Over 50, Still Kickin'
A slightly skewed perspective on life in The Middle Ages
Lee Ann Rubsam
An eye-opening report on our Peruvian missions trip:
Stories from Paul's career as a letter carrier:
A wealth of articles that never make it to this web site:
Lawnmower vs. Rummage Sale
Every year we have a rummage sale (a.k.a. "yard sale" or "garage sale"), and every year, when it's all done, I vow I will never have another one. They are just too much work. But come summertime, my teenager gets the bug for cleaning out the junque, and I comply again. Besides, rummage sales are the official state hobby here in Wisconsin, and I like to fit in with the culture.
Once we have everything set up and ready to go, I usually decide rummage sales are not so bad after all. I settle into my lawn chair, open my eyes wide, and wait for something bizarre to happen. If I stay carefully observant and wait long enough, something will happen, guaranteed.
There was the year the lady next door decided she did not appreciate our yard sale. I don't think she liked the cars parked in front of her house. (We had heard about this before: "Do not park in front of my house. I want MY friends to be able to park there." Well, it wasn't my friends or myself parked in front of her house this time; it was the rummage customers.) Anyway, she decided to display her displeasure with our rummage sale, using her lawn mower as a prop.
Our tables were parked flush with the edge of our driveway. Never mind that we own six feet of grass on the other side of it. She expressed her distress at not being able to mow her lawn with the rummage sale going on next to the grass. My husband assured her she need not worry about it; he would mow the strip of grass next to the driveway when we were done with the sale. However, she did not want to wait. Besides, she had already planned that the lawn mower would be her vehicle of exhibiting her displeasure with us.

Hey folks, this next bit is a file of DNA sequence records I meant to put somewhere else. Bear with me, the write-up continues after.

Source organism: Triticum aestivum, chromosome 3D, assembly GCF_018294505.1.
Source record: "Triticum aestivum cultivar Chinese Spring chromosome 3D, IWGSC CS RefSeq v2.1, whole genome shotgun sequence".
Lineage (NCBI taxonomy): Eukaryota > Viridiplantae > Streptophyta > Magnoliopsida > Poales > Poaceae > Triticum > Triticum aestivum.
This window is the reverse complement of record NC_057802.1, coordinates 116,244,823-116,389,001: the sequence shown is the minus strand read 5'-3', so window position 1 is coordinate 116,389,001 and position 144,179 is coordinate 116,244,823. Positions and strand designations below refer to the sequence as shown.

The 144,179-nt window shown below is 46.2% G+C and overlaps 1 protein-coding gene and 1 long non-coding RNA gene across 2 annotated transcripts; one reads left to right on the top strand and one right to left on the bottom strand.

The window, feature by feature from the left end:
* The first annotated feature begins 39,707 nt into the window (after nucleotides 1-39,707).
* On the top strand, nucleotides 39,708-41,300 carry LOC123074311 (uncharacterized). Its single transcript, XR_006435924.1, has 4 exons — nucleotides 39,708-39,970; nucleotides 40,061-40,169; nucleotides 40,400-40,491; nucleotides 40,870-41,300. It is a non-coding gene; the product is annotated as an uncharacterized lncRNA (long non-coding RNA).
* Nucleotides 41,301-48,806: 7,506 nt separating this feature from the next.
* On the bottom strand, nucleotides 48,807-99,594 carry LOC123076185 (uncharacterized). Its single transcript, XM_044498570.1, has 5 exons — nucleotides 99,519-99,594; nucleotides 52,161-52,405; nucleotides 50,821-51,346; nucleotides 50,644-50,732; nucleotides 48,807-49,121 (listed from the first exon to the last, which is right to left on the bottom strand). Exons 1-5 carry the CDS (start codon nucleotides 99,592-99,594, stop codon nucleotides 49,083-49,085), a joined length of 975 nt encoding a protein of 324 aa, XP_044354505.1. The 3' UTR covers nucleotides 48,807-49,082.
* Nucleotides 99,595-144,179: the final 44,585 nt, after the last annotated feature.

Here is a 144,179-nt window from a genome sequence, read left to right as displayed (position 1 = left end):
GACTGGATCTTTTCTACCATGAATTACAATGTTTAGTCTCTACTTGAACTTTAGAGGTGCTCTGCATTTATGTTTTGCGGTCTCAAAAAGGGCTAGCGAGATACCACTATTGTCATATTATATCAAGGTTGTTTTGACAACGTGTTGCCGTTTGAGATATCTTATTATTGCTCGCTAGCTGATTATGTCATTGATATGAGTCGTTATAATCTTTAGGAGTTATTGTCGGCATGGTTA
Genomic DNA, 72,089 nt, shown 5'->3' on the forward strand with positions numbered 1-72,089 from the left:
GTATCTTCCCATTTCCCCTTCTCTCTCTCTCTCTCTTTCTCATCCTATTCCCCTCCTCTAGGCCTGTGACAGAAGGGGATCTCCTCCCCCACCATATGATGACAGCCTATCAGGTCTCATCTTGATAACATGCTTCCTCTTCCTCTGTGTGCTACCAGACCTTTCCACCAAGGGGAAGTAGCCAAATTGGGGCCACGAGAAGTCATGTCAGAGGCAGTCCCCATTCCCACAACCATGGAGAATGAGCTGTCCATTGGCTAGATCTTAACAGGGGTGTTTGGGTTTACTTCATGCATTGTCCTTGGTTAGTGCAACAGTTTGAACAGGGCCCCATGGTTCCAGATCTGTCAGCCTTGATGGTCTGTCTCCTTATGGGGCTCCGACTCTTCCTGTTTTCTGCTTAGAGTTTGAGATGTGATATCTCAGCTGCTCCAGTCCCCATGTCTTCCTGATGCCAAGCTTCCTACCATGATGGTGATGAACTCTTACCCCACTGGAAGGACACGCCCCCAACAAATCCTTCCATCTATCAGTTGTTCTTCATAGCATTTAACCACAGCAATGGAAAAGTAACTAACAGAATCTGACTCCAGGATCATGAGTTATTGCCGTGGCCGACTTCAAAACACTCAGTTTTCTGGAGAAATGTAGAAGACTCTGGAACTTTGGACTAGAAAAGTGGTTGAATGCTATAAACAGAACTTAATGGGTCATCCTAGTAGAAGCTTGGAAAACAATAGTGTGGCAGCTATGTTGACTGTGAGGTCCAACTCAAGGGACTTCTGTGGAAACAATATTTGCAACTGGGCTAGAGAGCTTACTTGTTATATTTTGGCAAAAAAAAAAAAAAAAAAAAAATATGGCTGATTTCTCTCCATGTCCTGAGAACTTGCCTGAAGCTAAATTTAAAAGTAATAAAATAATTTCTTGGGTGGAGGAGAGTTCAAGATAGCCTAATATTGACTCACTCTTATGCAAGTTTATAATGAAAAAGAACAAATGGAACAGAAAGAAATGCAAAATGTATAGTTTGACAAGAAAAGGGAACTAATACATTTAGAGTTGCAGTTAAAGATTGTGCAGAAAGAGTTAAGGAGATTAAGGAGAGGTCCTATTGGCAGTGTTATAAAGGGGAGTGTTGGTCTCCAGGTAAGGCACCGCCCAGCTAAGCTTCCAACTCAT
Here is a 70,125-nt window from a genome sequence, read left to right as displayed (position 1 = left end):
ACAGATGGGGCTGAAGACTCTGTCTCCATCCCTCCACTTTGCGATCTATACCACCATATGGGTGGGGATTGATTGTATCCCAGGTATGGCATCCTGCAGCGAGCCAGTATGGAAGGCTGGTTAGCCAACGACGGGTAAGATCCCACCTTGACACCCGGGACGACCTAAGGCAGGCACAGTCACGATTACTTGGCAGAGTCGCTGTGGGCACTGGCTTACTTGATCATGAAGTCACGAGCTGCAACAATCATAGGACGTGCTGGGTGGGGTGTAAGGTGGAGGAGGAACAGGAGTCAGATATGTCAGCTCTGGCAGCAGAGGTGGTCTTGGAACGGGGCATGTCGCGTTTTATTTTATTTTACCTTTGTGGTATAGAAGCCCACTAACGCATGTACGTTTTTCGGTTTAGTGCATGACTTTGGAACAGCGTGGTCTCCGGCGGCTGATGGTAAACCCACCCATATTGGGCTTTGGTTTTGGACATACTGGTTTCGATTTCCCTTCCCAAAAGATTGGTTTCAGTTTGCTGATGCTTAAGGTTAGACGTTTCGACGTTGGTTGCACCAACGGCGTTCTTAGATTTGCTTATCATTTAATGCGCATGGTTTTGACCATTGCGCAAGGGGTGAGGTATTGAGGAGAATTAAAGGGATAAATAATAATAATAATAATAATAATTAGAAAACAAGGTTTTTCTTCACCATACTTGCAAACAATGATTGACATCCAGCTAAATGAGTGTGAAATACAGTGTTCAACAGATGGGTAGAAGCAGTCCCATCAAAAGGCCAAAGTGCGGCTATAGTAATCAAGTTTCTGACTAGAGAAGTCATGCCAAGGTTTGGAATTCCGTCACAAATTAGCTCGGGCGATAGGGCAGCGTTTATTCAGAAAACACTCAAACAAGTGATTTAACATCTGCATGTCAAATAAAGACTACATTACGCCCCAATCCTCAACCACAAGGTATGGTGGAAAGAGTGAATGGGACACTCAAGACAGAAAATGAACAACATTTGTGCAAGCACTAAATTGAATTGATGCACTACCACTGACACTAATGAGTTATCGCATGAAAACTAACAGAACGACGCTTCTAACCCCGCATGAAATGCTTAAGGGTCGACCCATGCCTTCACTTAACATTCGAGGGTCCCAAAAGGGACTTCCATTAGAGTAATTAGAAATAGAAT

She proceeded to mow. When she got close to the driveway, I noticed that her grim facial expression was crescendoing into one thunderhead of a scowl, and her mowing action was becoming decidedly more emphatic. Violent would be a better word. I was dealing with several customers right at that moment, but I remember seeing her throwing that mower in and out under a table and thinking she was getting mighty close to the table legs and what if -- too late. She took out the table legs. Everything slid to the ground. Fortunately "everything" was clothes and books, not breakables.
Her face bore a fearful, stricken look. She had not intended to destroy, only to communicate disgust. She desperately hung on to one end of the table, trying to stop the avalanche, but to no avail. I ambled over, helped her wrestle the rest of the mangled mess to the ground, cleared my throat, and said in a relatively even tone, "Maybe this was not a good idea. Perhaps we should let Paul finish the mowing later!" Truly, I know she felt bad. The table was a total loss, legs snapped right off the bottom.
I tried hard not to be annoyed. It was a monumental challenge. I succeeded in being calm with her (after a fashion), but I did not continue smiling pleasantly throughout the incident. (So, tell me you would have done any better!) But I consoled myself with having a story to tell among all my acquaintances for weeks to come. I love stories! They tend to make up for most of the unpleasant events that birthed them in the first place.
© Copyright 2007 by Lee Ann Rubsam. All rights reserved.